Class Structure and Income Determination

Class Structure and Income Determination by Erik Olin Wright, Academic Press 1979

Economic and social inequality are phenomena deeply rooted in the structure of modern capitalist society. What is their nature and what role do they play? Theoretical debates on these issues have revolved around the concept of class, and in particular around the adequacy of the Marxist view. Empirical studies of inequality, in contrast, have almost totally ignored Marxist notions of class structure, concentrating instead on status attainment or on occupational or educational inequality.

Erik Olin Wright, a sociologist in the Marxist tradition, has made a systematic effort to bridge the gap between contending theoretical perspectives on class and the growing body of quantitative studies of social and economic inequality. His basic theme is that class, defined not as an aggregation of individuals but as positions within social relations of production, plays a central role in structuring income inequality in advanced capitalism. In order to investigate this theme, Wright offers a new strategy for decoding and operationalizing class structures of contemporary capitalist societies. He plays particular attention to those locations in the class structure, such as managerial and supervisory positions, that do not fit neatly into the traditional class categories of Marxist theory; they belong neither to the working class, the capitalist class, nor the self-employed petty bourgeoisie. He argues that in order to understand income inequality it is necessary to examine the specific structural mechanisms through which income is determined within each of these different class positions.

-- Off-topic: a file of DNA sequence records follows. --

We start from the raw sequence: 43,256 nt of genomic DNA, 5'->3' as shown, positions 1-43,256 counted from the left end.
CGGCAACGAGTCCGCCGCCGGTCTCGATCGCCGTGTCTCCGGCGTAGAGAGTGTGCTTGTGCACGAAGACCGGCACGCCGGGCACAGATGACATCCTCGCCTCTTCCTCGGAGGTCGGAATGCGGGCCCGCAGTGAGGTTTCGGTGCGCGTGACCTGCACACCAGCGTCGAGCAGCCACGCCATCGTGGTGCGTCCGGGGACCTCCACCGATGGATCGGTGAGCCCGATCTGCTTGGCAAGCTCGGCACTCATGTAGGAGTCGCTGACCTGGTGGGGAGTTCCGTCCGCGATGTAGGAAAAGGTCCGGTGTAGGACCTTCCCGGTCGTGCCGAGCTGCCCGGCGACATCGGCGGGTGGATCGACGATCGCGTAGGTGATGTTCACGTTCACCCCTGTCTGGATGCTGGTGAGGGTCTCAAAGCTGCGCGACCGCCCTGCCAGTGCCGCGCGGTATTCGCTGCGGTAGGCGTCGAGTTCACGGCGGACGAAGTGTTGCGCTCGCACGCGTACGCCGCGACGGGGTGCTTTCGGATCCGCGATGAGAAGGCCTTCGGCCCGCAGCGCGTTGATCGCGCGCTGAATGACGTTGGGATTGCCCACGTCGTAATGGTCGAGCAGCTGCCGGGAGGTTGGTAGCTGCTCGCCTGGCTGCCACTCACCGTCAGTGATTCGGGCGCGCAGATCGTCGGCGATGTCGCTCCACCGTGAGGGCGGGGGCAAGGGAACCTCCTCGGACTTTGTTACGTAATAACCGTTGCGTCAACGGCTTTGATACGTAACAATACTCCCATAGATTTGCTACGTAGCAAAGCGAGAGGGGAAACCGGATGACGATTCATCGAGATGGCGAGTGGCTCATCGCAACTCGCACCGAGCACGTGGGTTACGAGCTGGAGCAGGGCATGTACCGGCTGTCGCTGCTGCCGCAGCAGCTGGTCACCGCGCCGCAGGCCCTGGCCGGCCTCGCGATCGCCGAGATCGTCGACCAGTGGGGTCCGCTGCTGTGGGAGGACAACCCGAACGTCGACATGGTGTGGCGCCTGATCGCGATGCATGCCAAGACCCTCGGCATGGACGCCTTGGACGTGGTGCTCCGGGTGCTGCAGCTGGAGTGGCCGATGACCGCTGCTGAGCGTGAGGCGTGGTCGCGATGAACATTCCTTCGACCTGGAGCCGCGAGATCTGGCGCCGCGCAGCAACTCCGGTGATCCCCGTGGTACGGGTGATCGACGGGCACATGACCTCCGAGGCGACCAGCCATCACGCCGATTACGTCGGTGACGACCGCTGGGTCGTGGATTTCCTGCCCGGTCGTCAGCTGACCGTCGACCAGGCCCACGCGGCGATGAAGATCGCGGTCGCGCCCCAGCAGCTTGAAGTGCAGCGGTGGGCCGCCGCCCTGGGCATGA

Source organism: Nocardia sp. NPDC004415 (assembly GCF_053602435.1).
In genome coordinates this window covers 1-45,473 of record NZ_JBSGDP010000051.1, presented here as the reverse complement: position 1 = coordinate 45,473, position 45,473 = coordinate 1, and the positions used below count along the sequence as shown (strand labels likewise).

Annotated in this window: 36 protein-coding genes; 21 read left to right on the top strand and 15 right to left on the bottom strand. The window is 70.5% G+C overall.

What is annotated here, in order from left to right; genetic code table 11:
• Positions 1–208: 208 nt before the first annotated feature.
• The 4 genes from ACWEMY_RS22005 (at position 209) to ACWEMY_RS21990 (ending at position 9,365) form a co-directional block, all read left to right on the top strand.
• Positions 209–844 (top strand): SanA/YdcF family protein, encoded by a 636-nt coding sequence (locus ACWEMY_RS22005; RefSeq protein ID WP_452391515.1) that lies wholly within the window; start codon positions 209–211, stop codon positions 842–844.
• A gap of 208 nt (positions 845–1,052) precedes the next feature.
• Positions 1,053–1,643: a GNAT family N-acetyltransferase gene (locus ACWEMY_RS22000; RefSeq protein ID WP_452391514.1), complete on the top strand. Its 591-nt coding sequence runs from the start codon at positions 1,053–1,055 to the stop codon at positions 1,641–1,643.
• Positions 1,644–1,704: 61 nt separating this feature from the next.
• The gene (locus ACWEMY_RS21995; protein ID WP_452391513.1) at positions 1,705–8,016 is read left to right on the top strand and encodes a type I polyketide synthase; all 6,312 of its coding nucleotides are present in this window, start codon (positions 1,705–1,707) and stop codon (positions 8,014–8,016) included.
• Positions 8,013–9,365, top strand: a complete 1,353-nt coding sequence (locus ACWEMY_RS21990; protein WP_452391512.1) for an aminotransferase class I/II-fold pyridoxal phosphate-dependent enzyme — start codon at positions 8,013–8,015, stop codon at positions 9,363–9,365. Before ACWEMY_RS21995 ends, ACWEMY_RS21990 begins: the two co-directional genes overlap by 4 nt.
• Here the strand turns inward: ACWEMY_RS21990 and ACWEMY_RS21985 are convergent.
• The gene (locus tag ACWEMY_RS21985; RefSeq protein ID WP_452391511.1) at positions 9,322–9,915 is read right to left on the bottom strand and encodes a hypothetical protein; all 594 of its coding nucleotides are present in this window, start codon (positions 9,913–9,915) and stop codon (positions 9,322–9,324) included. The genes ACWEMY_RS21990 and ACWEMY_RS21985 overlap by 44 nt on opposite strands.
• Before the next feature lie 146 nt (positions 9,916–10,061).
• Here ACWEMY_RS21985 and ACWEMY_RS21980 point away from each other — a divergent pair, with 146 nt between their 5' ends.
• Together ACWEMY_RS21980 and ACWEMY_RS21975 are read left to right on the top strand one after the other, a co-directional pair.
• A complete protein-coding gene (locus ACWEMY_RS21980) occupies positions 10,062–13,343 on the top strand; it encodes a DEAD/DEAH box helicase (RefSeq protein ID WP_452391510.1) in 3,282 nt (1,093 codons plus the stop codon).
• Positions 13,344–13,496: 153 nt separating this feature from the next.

Working with date from the Michigan Panel Study of Income Dynamics, the Survey of Working Conditions (1969), and the Quality of Employment Survey (1973), Wright undertakes an intensive empirical analysis of class as a determinant of income, comparing its effects with those of occupational status, and analyzing its interactions with education, race, and sex. His results demonstrate conclusively that class has a systematic and pervasive impact on income inequality. They call into question many of the underlying assumptions of conventional research on income determination in particular, and on social inequality in general.

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Contents

Foreword and Preface

Part I: Theoretical Perspective

Chapter 1. What is Class?

Chapter 2. Classes in Advanced Capitalist Societies

Chapter 3. Theoretical Perspectives on Income Inequality

Chapter 4. Class and Income: Hypotheses

Part II: The Empirical Investigation of Class Mediations of the Income Determination Process

Chapter 5. Class and Occupation

Chapter 6. Class and Income

Chapter 7. The Managerial Hierarchy

Chapter 8. Race and Class

Chapter 9. Class and Sex

Chapter 10. Conclusions

Appendices

References and Index